How to Tell the Difference Between a Police Raid and a Home Invasion (Hint: Sometimes You Can’t)

By Tim McAteer (Wikipedia:Contact us/Photo submission) [CC-BY-SA-3.0 (], via Wikimedia CommonsThe Sarasota Herald-Tribune reported last week on the story of a 59 year-old nurse, Louise Goldsberry, who found herself pinned down in her apartment during a home invasion. Fortunately, she kept a gun in her home, and so was able to defend herself…right?

Well, no, because the home invaders were actually cops, including the U.S. Marshal’s Office and the Sarasota Police Department, looking for a suspect in a child rape case. Goldsberry stated that she was standing at her kitchen sink, while her boyfriend Craig Dorris was in the next room, when she saw a man “wearing a hunting vest…aiming a gun at her face, with a red light pinpointing her.” She reportedly screamed and ran to her bedroom to get the gun for which she has a concealed weapons permit. She didn’t know whether to believe him when the man claimed to be a police officer, because she said she had no idea why the police would be behaving in this way in her apartment.

Dorris managed to at least somewhat defuse the situation, although both of them ended up in handcuffs for at least half and hour. Police found the child-rape suspect in a different part of town later that night. He had never been in Goldsberry’s apartment, and Goldsberry had no idea who he was. The U.S. Marshal who was at Goldsberry’s door, Matt Wiggins, admitted that the tip regarding the suspect’s location was about the apartment complex as a whole—they had no reason whatsoever to suspect that he was in Goldsberry’s apartment, except for this:

But when the people in Goldsberry’s apartment didn’t open up, that told Wiggins he had probably found the right door. No one at other units had reacted that way, he said.

Maybe none of them had a gun pointed at them through the kitchen window, I suggested. But Wiggins didn’t think that was much excuse for the woman’s behavior. He said he acted with restraint and didn’t like having that gun aimed at him.

“I went above and beyond,” Wiggins said. “I have to go home at night.”

This is a prime example of the First Rule of Policing, as defined by Scott Greenfield: Make it home for dinner. No matter what led to the situation where a gun was pointed at Wiggins, he intended to defend himself. Wiggins made a decision that, because the occupant of a particular apartment did not answer the door politely, they must be up to no good. As much as anyone may want to see child rapists get pummeled, this is simply a bad general rule.

This demonstrates another principle identified by Greenfield: police assume you know exactly why they stopped you or are pointing a gun at you, and may start beating you or shooting at you if you don’t do exactly as they say.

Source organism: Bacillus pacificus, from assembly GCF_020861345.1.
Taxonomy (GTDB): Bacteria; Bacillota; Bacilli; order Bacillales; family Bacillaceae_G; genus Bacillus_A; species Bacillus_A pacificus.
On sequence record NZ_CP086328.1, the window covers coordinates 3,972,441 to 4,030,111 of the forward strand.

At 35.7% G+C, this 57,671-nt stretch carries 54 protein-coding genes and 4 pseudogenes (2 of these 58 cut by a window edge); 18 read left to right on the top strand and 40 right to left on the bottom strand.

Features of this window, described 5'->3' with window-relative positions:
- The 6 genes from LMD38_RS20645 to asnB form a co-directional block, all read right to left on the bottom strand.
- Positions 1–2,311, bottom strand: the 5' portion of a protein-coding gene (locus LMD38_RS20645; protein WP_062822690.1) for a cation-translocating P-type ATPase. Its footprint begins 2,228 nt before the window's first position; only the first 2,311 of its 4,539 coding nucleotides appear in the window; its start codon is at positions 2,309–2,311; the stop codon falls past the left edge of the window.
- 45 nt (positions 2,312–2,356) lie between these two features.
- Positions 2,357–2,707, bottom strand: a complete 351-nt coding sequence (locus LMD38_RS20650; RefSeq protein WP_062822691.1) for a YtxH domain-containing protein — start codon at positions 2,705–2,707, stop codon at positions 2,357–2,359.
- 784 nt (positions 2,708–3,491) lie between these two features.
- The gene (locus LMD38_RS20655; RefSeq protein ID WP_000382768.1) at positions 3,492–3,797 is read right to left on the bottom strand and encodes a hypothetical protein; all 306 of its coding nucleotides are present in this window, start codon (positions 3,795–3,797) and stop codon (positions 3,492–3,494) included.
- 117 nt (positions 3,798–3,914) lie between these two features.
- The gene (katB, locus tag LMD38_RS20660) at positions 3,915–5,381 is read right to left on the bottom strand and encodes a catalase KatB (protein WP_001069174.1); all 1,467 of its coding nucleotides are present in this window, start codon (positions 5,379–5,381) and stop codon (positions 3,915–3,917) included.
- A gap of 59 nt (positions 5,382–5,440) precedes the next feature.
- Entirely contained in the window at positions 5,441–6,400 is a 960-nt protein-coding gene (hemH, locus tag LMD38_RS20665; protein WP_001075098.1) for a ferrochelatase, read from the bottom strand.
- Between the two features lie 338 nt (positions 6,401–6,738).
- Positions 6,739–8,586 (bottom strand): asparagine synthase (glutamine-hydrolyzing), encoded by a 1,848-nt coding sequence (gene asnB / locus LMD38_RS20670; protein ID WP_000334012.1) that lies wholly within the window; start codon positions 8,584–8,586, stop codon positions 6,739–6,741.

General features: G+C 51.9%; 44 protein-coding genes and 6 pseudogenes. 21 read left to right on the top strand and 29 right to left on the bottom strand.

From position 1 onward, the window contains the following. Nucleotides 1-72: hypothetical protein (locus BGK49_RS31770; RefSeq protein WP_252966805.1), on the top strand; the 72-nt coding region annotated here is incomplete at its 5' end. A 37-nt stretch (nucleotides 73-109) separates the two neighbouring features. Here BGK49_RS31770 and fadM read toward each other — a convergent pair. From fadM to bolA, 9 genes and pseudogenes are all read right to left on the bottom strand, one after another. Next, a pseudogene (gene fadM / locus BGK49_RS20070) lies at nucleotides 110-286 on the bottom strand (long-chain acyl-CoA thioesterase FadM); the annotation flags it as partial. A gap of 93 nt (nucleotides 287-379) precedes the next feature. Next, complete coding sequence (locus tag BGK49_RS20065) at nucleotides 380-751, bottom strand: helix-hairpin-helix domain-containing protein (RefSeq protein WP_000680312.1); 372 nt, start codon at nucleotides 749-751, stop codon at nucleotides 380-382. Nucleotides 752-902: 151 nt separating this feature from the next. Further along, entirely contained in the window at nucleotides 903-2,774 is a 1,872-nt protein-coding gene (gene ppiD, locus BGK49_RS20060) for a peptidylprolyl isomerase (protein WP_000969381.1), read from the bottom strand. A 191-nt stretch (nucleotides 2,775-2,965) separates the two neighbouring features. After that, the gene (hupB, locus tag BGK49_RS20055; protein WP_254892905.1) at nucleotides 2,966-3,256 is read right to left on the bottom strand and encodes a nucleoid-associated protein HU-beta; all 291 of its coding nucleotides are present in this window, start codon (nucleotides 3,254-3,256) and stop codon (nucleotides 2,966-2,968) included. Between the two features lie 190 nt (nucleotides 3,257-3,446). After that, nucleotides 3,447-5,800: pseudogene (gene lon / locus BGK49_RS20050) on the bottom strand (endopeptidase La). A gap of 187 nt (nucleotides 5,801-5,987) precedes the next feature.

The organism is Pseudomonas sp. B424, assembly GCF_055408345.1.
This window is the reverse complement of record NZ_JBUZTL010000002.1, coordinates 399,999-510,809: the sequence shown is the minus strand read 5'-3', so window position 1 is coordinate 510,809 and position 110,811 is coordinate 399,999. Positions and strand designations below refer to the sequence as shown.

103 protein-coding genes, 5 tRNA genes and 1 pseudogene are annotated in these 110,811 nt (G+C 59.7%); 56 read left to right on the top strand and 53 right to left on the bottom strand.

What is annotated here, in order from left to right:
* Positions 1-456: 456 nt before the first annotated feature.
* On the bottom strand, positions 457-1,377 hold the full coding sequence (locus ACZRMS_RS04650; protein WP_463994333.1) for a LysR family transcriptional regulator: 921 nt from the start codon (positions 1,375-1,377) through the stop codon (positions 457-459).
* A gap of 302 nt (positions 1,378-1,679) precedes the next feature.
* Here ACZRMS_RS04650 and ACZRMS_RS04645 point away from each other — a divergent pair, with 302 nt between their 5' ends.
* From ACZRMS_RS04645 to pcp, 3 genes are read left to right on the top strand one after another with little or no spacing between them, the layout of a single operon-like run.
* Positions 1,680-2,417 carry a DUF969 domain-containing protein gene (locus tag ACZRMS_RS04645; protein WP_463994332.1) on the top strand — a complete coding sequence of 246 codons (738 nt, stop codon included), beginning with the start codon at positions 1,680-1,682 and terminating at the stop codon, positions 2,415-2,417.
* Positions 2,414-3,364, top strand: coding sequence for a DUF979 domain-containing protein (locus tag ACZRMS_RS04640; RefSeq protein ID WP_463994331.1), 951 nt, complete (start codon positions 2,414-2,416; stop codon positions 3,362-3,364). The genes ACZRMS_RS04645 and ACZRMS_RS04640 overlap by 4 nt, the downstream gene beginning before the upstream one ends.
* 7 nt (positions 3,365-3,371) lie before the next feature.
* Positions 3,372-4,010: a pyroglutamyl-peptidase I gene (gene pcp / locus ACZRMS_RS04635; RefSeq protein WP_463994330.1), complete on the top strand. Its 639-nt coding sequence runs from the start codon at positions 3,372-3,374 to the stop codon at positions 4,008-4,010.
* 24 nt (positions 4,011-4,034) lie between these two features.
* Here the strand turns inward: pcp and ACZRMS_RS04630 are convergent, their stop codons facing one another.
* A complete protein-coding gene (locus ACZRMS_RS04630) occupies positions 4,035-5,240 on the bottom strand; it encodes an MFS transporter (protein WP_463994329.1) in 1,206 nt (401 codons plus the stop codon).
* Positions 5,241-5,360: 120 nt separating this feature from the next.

That’s the funny thing about not having the slightest clue why a guy is pointing a gun at you. The cops start with the assumption that you’re guilty, and therefore know exactly why they nabbed you. This bit of confusion can, and often does, lead to a problematic reaction.

Goldsberry is actually pretty lucky that the cops didn’t just start shooting, although I don’t think she should be sending the Sarasota Police Department or the U.S. Marshals any thank-you notes.

We are always being told by the gun lobby that we need whatever firepower we can get our hands on to protect ourselves from home invasions. What happens when your home is invaded by police who are in the wrong place? Do we have to live our lives as though, at any moment, police could break down the door?

“I was thinking, is this some kind of nutjob?” [said Goldsberry.]

No, just a well-trained officer who knows how to go after a man assumed to be a dangerous felon, but isn’t so good at understanding a frightened woman confronted with an aggressive armed stranger coming after her in her own home.

Wiggins offered the Herald-Tribune perhaps the most chilling statement I’ve seen uttered by law enforcement in some time:

“I feel bad for her,” Wiggins conceded, finally. “But at the same time, I had to reasonably believe the bad guy was in her house based on what they were doing.”

Goldsberry wasn’t arrested or shot despite pointing a gun at a cop, so Wiggins said, “She sure shouldn’t be going to the press.”

(Emphasis added.)

Why shouldn’t she be going to the press? Wiggins, at least from the tone expressed in the Herald-Tribune article, seems annoyed that he has to answer for what happened in Goldsberry’s apartment. I think Radley Balko sums up my thoughts on that quite well:

Photo credit: By Tim McAteer (Wikipedia:Contact us/Photo submission) [CC-BY-SA-3.0], via Wikimedia Commons.


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